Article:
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News Release
RI Department of Environmental Management
235 Promenade Street, Providence, RI 02908
(401) 222-2771 TDD/(401) 222-4462

For Release: March 25, 2008
Contact: Gail Mastrati 222-4700 ext. 2402
Stephanie Powell 222-4700 ext. 4418


PROVIDENCE - The Department of Environmental Management today began reconstruction of the working pier, located at the southwest corner of the state's Pier 9 in Newport, renamed the Louis Jacshitz Pier after the late long-time Newport fisherman. The entire structural portion of the heavy duty working pier, a 195-foot by 18-foot well-used area that is in a state of disrepair, will be replaced with new timber, from piles to decking.

The working pier is heavily used for loading and unloading by most of the 50 or so commercial fishing boats, both inshore lobster boats and offshore draggers that call Pier 9 home. Those vessels have been relocated to other facilities during the reconstruction period, which is expected to take two to three months.

"Rhode Island's commercial fishermen, who contribute so much to the state's character and economy, deserve the best facilities that we can offer them," says DEM Director, W. Michael Sullivan. "Their work is difficult enough without them having to load and unload in unacceptable conditions." Commercial landings of all species in Rhode Island totaled $98.5 million in 2006, according to National Marine Fisheries Services statistics.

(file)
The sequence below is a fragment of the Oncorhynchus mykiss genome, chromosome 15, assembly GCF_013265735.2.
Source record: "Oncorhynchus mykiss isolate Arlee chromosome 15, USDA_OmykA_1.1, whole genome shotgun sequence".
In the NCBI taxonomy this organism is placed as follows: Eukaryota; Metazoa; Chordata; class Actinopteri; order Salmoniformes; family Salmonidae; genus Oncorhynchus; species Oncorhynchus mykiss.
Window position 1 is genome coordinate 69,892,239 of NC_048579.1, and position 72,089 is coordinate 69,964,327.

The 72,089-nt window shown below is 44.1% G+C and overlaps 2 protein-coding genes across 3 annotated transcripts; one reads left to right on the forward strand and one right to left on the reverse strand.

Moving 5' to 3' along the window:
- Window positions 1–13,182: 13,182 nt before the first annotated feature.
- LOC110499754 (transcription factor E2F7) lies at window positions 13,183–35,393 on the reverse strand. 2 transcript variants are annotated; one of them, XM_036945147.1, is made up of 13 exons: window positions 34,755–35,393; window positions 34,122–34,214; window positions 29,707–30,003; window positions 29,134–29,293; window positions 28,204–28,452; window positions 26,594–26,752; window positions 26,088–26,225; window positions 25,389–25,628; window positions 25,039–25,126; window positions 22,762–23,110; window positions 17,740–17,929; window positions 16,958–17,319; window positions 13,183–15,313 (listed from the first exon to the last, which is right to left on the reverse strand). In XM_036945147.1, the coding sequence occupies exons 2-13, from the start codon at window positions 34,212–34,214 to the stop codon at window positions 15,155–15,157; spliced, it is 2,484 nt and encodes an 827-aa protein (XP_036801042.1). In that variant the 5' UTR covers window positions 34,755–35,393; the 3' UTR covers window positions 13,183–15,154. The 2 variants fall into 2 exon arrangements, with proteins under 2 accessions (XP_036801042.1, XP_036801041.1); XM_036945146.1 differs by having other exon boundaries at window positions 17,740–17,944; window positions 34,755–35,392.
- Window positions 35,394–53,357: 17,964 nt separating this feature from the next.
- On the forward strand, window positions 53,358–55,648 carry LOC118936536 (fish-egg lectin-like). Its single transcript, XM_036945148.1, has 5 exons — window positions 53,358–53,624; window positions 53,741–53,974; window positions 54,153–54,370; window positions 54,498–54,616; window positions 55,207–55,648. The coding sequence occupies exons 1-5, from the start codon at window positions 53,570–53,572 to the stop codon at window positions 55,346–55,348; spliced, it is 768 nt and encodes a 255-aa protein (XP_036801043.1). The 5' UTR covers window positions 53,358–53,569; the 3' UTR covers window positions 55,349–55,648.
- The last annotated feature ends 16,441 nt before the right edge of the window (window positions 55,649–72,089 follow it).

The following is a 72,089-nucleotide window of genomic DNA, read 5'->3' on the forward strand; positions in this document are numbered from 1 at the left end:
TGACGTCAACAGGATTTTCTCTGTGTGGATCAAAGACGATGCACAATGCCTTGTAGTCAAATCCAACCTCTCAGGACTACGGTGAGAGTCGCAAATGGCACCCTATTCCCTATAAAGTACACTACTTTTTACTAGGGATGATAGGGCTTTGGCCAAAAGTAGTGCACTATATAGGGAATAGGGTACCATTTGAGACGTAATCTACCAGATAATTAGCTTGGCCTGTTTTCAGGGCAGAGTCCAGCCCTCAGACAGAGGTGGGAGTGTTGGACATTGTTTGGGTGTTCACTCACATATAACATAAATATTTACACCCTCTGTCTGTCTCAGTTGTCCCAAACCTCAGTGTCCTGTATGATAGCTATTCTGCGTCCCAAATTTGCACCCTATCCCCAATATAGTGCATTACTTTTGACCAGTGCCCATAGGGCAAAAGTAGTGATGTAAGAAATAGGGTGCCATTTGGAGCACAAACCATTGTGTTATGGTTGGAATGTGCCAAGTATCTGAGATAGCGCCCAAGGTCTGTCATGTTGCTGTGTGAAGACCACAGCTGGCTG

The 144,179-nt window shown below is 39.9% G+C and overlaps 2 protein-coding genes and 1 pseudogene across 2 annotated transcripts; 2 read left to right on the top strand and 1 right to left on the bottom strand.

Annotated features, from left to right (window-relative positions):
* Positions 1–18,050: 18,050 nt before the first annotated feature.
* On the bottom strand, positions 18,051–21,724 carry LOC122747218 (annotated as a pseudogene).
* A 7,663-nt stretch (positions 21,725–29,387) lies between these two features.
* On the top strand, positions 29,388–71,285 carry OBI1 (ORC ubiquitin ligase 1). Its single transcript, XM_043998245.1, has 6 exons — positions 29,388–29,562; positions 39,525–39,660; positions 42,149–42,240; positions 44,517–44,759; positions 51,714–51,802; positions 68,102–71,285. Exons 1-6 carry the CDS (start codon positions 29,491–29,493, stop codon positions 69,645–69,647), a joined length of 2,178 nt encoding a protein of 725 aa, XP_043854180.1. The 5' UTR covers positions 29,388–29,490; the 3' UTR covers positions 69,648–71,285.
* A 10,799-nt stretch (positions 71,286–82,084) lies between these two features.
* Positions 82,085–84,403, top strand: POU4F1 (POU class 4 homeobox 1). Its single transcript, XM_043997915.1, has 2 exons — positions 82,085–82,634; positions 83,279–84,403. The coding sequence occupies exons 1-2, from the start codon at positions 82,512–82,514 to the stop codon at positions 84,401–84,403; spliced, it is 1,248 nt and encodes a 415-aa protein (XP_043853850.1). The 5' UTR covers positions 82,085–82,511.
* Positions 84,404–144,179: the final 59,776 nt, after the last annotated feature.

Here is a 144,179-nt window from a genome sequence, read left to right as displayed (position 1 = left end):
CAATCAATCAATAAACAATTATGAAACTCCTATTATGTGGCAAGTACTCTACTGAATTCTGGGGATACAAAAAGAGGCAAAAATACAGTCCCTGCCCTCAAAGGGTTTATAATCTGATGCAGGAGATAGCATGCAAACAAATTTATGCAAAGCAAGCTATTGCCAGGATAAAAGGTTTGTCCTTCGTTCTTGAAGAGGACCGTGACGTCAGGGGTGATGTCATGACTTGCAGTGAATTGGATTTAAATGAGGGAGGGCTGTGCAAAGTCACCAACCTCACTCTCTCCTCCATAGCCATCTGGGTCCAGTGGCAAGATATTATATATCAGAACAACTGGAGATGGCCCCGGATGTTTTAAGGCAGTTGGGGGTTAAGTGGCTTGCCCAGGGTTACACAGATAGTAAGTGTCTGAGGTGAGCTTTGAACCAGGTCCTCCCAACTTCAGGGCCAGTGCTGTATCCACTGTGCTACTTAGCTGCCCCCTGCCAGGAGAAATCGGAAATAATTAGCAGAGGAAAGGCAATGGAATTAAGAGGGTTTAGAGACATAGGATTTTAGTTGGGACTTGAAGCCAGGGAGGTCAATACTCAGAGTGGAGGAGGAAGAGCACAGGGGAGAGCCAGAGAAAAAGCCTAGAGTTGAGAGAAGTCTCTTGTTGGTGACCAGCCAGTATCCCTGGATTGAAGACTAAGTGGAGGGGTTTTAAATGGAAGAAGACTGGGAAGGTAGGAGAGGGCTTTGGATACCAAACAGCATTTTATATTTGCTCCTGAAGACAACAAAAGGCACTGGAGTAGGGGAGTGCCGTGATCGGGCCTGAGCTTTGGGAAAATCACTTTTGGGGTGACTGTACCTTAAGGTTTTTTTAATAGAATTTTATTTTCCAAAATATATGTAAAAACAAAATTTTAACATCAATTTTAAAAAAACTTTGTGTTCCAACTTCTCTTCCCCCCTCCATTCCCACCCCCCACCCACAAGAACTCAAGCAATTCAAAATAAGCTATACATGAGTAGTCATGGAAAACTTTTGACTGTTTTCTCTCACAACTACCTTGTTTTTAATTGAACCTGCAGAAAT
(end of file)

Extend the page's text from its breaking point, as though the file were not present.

The Pier 9 bulkhead itself was reconstructed over a two-year period beginning in the year 2000 and provides a dedicated facility in Newport to assist the continued viability of the state's fishing fleet. Both the earlier replacement of the bulkhead, and the current replacement of the working pier, were championed by Sen. Teresa Paiva-Weed and the late Rep. Paul Crowley of Newport, known for their commitment to the fishing industry.

The working pier project was designed by Pare Corporation of Lincoln, under the oversight of DEM's Division of Planning and Development. Reagan Construction Corporation of Middletown is the construction contractor. Funding for the $549,000 project is from the Rhode Island Capital fund.


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